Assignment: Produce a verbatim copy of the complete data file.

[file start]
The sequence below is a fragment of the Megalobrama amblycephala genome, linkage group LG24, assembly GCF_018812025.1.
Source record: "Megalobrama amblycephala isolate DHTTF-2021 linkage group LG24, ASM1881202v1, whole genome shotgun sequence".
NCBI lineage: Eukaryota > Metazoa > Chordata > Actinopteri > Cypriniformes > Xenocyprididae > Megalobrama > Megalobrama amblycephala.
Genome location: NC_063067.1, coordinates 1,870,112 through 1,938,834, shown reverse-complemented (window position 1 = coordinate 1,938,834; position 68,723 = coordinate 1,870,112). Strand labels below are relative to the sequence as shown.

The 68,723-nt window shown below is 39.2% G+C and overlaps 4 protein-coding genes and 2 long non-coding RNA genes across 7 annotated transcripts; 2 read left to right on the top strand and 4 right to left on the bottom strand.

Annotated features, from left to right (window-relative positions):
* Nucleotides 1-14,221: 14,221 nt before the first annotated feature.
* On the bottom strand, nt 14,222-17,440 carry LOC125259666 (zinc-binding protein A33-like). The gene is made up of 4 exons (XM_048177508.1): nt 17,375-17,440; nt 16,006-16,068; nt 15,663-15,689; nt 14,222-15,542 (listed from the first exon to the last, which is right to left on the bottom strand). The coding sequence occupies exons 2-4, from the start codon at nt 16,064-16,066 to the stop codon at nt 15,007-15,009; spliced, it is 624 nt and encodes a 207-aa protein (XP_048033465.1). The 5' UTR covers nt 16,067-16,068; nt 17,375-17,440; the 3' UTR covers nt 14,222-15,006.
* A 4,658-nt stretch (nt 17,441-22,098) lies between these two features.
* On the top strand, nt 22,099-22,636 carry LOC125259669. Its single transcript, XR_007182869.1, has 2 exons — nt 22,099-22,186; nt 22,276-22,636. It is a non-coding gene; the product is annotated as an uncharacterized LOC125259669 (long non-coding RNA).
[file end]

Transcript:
The sequence below is a fragment of the Megalobrama amblycephala genome, linkage group LG24, assembly GCF_018812025.1.
Source record: "Megalobrama amblycephala isolate DHTTF-2021 linkage group LG24, ASM1881202v1, whole genome shotgun sequence".
NCBI lineage: Eukaryota > Metazoa > Chordata > Actinopteri > Cypriniformes > Xenocyprididae > Megalobrama > Megalobrama amblycephala.
Genome location: NC_063067.1, coordinates 1,870,112 through 1,938,834, shown reverse-complemented (window position 1 = coordinate 1,938,834; position 68,723 = coordinate 1,870,112). Strand labels below are relative to the sequence as shown.

The 68,723-nt window shown below is 39.2% G+C and overlaps 4 protein-coding genes and 2 long non-coding RNA genes across 7 annotated transcripts; 2 read left to right on the top strand and 4 right to left on the bottom strand.

Annotated features, from left to right (window-relative positions):
* Nucleotides 1-14,221: 14,221 nt before the first annotated feature.
* On the bottom strand, nt 14,222-17,440 carry LOC125259666 (zinc-binding protein A33-like). The gene is made up of 4 exons (XM_048177508.1): nt 17,375-17,440; nt 16,006-16,068; nt 15,663-15,689; nt 14,222-15,542 (listed from the first exon to the last, which is right to left on the bottom strand). The coding sequence occupies exons 2-4, from the start codon at nt 16,064-16,066 to the stop codon at nt 15,007-15,009; spliced, it is 624 nt and encodes a 207-aa protein (XP_048033465.1). The 5' UTR covers nt 16,067-16,068; nt 17,375-17,440; the 3' UTR covers nt 14,222-15,006.
* A 4,658-nt stretch (nt 17,441-22,098) lies between these two features.
* On the top strand, nt 22,099-22,636 carry LOC125259669. Its single transcript, XR_007182869.1, has 2 exons — nt 22,099-22,186; nt 22,276-22,636. It is a non-coding gene; the product is annotated as an uncharacterized LOC125259669 (long non-coding RNA).